From Cannes to Aotearoa: The Films Coming in Hot From the City of Cinema

From Cannes to Aotearoa: The Films Coming in Hot From the City of Cinema

Published: Thursday 20 June 2024


Whānau Mārama New Zealand International Film Festival (NZIFF) has today announced the selection of 16 films in the 2024 programme which are coming to the festival straight off the back of this year’s prestigious Cannes Film Festival. It is a showcase of the very best of international cinema, and includes celebrated directors and award-winning performances. 

These films represent a pinnacle of global cinema,” says NZIFF 2024 Artistic Director Paolo Bertolin. “We are excited to bring such a rich and varied selection to Aotearoa, and we know these films will inspire, challenge, and enchant our festival-goers.” 

Featuring in the “Big Nights” strand as the Closing Night Film of NZIFF 2024 is The Substance, a satirical feminist body horror by Coralie Fargeat. Starring Demi Moore, Margaret Qualley, and Dennis Quaid, the film, which won Best Screenplay at Cannes, tells the story of a fading celebrity who uses a black-market drug to temporarily create a younger, better version of herself. 

The programme’s “Fresh” strand features films from Cannes’ Directors’ Fortnight and Un Certain Regard sections. Good One by India Donaldson (daughter of New Zealand cinema legend Roger Donaldson) captures the dynamics of a father-daughter relationship during a backpacking trip in the Catskill Mountains. To A Land Unknown by Mahdi Fleifel portrays the tumultuous quest of a Palestinian refugee in Athens. Trương Minh Quý’s Viet and Nam offers a poignant journey of young miners in Vietnam, while Mo Harawe’s The Village Next to Paradise depicts a family’s struggle with modern challenges in Somalia. Agathe Riedinger’s Wild Diamond rounds out the strand, presenting the story of a young woman aspiring for stardom in southern France.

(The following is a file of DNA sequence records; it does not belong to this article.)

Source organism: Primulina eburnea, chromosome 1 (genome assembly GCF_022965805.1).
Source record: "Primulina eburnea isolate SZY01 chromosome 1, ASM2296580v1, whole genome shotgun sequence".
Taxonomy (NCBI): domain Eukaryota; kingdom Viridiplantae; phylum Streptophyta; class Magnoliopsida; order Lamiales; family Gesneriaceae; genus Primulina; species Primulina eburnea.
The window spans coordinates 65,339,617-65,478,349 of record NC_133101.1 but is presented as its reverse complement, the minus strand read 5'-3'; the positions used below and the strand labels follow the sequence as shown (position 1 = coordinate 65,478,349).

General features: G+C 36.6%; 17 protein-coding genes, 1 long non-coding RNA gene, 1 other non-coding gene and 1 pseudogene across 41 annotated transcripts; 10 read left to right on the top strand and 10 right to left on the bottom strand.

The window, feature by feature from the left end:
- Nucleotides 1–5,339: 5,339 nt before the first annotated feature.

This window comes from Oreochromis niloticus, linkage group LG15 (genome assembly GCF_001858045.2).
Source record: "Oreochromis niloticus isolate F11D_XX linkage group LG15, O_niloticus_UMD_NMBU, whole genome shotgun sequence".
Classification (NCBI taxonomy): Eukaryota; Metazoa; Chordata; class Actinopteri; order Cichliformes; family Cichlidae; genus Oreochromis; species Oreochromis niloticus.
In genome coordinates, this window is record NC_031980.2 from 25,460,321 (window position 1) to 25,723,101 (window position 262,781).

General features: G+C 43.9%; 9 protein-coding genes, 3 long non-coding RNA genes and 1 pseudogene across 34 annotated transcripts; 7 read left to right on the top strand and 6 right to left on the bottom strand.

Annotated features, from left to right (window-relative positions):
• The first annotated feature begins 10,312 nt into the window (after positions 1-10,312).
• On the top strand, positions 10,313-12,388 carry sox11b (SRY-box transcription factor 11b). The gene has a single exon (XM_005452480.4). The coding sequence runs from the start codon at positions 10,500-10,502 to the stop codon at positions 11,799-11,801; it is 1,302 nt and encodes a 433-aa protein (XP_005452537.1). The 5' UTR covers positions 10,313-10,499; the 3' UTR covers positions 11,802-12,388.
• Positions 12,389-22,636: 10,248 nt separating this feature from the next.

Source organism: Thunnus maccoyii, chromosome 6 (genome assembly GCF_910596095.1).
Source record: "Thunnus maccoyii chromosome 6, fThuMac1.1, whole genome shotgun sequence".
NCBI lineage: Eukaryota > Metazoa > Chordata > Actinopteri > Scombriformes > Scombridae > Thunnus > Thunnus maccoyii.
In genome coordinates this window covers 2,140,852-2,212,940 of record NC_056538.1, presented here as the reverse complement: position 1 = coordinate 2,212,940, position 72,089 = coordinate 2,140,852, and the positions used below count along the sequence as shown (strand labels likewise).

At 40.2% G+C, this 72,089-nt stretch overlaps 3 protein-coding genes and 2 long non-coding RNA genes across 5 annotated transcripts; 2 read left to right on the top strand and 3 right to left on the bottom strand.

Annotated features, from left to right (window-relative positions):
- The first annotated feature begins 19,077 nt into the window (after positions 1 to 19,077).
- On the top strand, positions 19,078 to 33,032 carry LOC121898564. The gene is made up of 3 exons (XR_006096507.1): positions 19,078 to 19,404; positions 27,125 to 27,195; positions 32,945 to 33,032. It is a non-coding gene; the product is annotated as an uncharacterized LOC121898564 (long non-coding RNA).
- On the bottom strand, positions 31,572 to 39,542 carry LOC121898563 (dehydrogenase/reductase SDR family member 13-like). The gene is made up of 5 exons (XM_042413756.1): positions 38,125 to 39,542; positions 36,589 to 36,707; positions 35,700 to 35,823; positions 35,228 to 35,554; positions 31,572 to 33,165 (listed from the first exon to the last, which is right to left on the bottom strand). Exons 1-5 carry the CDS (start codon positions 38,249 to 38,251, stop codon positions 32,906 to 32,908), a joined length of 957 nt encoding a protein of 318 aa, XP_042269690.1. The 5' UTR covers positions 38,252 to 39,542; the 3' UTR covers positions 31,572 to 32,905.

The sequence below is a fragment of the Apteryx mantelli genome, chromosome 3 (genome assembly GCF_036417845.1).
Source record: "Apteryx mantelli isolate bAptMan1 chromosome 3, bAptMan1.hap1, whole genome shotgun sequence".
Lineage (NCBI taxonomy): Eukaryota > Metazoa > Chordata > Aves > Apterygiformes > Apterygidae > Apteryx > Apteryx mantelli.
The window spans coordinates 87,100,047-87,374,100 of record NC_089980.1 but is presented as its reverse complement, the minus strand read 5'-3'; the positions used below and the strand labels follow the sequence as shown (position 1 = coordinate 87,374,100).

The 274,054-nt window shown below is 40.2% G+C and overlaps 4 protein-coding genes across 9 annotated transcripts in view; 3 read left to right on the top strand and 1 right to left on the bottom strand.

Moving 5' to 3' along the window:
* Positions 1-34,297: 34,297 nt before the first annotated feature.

The “Widescreen” strand showcases films that offer expansive and thought-provoking narratives. Hu Guan’s Black Dog, awarded the Cannes UCR Prize for Best Film, explores the bond between a man and a stray dog in China. Mohammad Rasoulof’s The Seed of the Sacred Fig, which took home the Special Jury Prize, Ecumenical Jury Prize, and FIPRESCI Prize, delves into the intense world of an Iranian judge amid political turmoil. Boris Lojkine’s The Story of Souleymane, which garnered multiple accolades including the UCR Jury Prize and Best Performance Award, presents a Paris food delivery cyclist’s desperate bid for legal residency. Rúnar Rúnarsson’s When the Light Breaks is a touching exploration of grief and secrecy. 

All We Imagine As Light by Payal Kapadia, the first Indian film in 30 years to compete at Cannes and the winner of the Grand Prix, is a dreamy romantic drama following two women in Mumbai navigating the complexities of love. It will feature in the “Visions” strand, along with Gints Zilbalodis’ Flow, a visually enchanting tale of survival amid a great flood, and Miguel Gomes’ Grand Tour which earned the Best Director Award and depicts a civil servant’s journey across Asia in 1917 while fleeing his wedding. 

The festival’s “Journeys” strand highlights Armand by Halfdan Ullmann Tøndel. This incredible debut, which won the Caméra d'Or for Best First Feature, tells the tumultuous tale of a mother and her young son in Norway. 

In “Treasures”, NZIFF presents two classics that featured at Cannes: Chantal Akerman’s restored film American Stories: Food, Family and Philosophy, which humorously explores the tales of Jewish immigrants in 1989 New York City, and Wim Wenders’ Paris, Texas returns in stunning 4K, a timeless exploration of loss and redemption and a powerful testament to Wenders’ cinematic prowess. 



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